It is unimaginable that Prince circa 1978-1980 would even land a record deal today: “So you’re an identity-bending pan-sexual funk alien, with a bum fluff moustache and a hairdo that makes you look like an Afghan hound; you’re wearing women’s underpants—and not much else—and you insist that you’re given absolute creative control and ownership of your publishing rights. I’m sorry, son, but I just don’t think we’re quite the right label for you…” Somebody within Warner Bros. Records in 1978 had balls the size of watermelons to sign that unprepossessing mess to a deal of that nature.
George Michael, on the other hand, seemed a lot like one of us: crashing into Snappy Snaps is something that could happen to any one of our friends and family. While he had his po-faced moments (like the record label dispute that staggered on for too many of his best creative years), he also had a sense of humour – parodying his arrest for public indecency in the video for “Outside” showed a glorious lack of pomposity. He knew he had failings but, unlike Madonna, Jackson and Prince, he didn’t try to deny them or claim he was anything other than one more of the eight billion lost and flawed souls walking the earth. His causes – Aids, the miners’ strike, nurses, the NHS – were our causes. While he was undoubtedly A Pop Star, he was also someone with whom you felt you could spend a happy evening talking to down the pub. One of us.
He was a hugely versatile and consistently excellent songwriter, whether paying homage to Motown in “Freedom”, blowing bubblegum with “Wake Me Up Before You Go Go”, getting funky in “Fastlove”, aping old-style jazz on “Cowboys And Angels” or writing the third best Christmas song of all time. For me, he was Britain’s best writer of pure pop of his generation – the best since Barry Gibb.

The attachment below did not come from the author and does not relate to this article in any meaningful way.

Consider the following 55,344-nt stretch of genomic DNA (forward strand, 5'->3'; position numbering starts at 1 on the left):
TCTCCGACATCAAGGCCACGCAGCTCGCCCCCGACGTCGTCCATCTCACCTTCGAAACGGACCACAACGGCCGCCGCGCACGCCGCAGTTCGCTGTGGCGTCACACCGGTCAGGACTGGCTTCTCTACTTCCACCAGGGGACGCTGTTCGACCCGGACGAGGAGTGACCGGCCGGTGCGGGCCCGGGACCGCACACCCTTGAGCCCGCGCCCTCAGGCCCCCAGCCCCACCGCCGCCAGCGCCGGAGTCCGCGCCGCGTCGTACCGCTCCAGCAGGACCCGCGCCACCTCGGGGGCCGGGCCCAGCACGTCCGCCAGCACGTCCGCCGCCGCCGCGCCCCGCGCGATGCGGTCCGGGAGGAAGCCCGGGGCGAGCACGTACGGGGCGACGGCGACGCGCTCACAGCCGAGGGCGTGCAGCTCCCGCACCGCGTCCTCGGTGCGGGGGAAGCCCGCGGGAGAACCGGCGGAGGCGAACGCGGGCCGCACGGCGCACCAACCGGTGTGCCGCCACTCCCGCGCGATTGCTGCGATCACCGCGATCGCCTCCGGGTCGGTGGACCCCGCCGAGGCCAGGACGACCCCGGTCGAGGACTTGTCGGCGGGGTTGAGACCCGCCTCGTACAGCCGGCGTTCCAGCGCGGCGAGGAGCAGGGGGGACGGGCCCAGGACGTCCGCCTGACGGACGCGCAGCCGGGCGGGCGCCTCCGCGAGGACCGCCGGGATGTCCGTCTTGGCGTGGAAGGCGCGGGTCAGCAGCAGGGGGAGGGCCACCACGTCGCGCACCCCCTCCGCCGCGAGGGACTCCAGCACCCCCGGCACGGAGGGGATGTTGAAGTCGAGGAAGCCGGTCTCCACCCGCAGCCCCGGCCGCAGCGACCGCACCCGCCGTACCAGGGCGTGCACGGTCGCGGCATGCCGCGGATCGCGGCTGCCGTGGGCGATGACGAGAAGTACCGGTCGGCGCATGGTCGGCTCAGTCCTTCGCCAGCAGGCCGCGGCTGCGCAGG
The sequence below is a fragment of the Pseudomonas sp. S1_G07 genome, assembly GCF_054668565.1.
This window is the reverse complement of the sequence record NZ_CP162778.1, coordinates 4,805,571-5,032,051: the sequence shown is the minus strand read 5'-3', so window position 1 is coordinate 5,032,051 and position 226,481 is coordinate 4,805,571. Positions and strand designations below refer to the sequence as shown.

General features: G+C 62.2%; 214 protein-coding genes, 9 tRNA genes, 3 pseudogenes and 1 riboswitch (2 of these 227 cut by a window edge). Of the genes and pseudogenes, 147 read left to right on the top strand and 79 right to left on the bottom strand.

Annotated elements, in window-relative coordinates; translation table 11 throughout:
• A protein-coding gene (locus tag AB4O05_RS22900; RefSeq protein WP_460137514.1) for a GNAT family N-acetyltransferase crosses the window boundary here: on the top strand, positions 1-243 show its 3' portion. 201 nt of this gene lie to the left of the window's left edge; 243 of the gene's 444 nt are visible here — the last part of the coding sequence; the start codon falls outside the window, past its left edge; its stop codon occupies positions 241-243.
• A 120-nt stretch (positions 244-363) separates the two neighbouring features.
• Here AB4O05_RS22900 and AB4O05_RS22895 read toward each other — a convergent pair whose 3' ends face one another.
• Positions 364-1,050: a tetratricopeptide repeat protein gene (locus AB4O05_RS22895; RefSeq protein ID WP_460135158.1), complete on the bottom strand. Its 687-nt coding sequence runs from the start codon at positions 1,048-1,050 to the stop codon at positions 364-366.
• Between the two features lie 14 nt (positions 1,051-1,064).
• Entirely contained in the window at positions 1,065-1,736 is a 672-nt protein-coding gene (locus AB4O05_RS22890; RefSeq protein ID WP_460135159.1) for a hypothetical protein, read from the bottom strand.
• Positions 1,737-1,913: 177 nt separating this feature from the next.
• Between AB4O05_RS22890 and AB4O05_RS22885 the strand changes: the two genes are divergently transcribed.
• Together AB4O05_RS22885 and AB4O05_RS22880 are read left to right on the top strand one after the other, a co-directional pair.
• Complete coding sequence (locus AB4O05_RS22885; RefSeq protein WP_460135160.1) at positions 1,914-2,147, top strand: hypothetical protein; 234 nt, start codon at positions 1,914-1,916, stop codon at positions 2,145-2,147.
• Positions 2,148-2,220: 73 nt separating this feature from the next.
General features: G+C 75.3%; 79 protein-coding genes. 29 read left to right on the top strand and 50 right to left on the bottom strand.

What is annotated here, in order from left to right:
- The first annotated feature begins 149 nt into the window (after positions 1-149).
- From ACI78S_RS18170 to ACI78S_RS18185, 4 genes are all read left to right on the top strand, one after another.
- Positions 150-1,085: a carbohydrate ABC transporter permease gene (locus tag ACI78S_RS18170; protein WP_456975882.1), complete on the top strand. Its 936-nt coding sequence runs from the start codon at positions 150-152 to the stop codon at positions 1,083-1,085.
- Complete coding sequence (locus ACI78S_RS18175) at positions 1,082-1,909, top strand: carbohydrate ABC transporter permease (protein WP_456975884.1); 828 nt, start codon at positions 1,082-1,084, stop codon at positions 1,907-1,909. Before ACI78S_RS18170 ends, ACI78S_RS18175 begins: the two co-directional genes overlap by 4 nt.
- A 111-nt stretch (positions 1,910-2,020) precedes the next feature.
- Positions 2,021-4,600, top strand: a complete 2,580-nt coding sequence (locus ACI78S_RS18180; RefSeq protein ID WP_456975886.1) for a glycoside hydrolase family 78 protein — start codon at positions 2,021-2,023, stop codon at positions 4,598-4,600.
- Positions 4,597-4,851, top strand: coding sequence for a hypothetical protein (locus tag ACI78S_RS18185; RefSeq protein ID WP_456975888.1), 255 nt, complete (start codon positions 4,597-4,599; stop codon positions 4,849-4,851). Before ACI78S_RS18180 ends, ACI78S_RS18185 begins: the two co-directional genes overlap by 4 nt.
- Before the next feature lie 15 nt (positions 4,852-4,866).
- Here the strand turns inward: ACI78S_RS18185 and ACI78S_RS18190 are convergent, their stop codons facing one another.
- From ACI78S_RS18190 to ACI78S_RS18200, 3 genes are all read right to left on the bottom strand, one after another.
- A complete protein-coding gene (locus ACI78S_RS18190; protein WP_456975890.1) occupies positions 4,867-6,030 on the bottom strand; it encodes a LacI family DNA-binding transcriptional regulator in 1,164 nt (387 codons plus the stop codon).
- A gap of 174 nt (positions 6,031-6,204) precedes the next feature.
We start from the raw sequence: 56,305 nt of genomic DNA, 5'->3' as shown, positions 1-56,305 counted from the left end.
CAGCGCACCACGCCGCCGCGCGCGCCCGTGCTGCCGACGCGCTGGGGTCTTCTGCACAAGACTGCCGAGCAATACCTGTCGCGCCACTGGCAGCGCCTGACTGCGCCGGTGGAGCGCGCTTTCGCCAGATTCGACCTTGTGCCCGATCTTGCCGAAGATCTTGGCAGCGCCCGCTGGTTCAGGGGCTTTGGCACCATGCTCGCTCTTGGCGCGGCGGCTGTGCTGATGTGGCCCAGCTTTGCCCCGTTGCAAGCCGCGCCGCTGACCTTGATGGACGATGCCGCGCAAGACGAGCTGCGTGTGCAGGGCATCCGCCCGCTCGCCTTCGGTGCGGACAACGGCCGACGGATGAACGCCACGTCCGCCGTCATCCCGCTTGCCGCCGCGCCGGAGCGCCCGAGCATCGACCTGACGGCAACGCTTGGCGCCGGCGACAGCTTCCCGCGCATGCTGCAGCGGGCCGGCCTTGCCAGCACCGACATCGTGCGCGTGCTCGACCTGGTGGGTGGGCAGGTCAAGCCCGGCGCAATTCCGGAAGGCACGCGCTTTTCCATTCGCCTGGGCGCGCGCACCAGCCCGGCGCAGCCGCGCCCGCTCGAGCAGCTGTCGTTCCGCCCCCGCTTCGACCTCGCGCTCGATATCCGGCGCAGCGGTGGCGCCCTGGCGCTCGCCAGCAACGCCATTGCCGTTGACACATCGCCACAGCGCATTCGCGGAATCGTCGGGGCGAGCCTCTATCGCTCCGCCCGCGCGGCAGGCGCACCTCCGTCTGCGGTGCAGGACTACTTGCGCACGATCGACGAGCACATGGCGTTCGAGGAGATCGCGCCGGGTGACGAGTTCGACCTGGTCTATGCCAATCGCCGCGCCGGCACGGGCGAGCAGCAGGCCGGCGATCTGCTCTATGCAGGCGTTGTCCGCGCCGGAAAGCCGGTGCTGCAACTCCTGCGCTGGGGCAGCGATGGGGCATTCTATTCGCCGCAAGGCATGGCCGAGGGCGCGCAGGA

Michael was also an underrated lyricist. While he would later decry the song’s lyrics, “Careless Whisper”’s chorus belies the fact that its writer was only 19:
I’m never gonna dance again:
Guilty feet have got no rhythm.
Though it’s easy to pretend
I know you’re not a fool.
Should’ve known better than to cheat a friend
And waste the chance that I’ve been given.
So I’m never gonna dance again
The way I danced with you.
“Waiting (Reprise)”, from Listen Without Prejudice Vol. 1, summed up the way I felt about my legal career:
The road that I have walked upon
Filled my pockets and emptied out my soul.
“Father Figure” and “Heal The Pain” both tenderly visit the experience of being judged too soon by others’ low standards:
When you remember the ones who have lied,
Who said that they cared
But then laughed as you cried,
Beautiful darling –
Don’t think of me.
He must have really hurt you
To make you say the things that you do.
He must have really hurt you
To make those pretty eyes look so blue.
He must have known that he could,
That you’d never leave him.
Now you can’t see my love is good
And that I’m not him.
The earliest Wham! singles – “Young Guns (Go For It)” and “Wham! Rap” – were astute pieces of social commentary for a teenage writer, even if the “abortion pays” line in the former was a little ill-judged. “Club Tropicana”, “Everything She Wants”, “I’m Your Man”, “The Edge Of Heaven”: so many delicious slices of pop.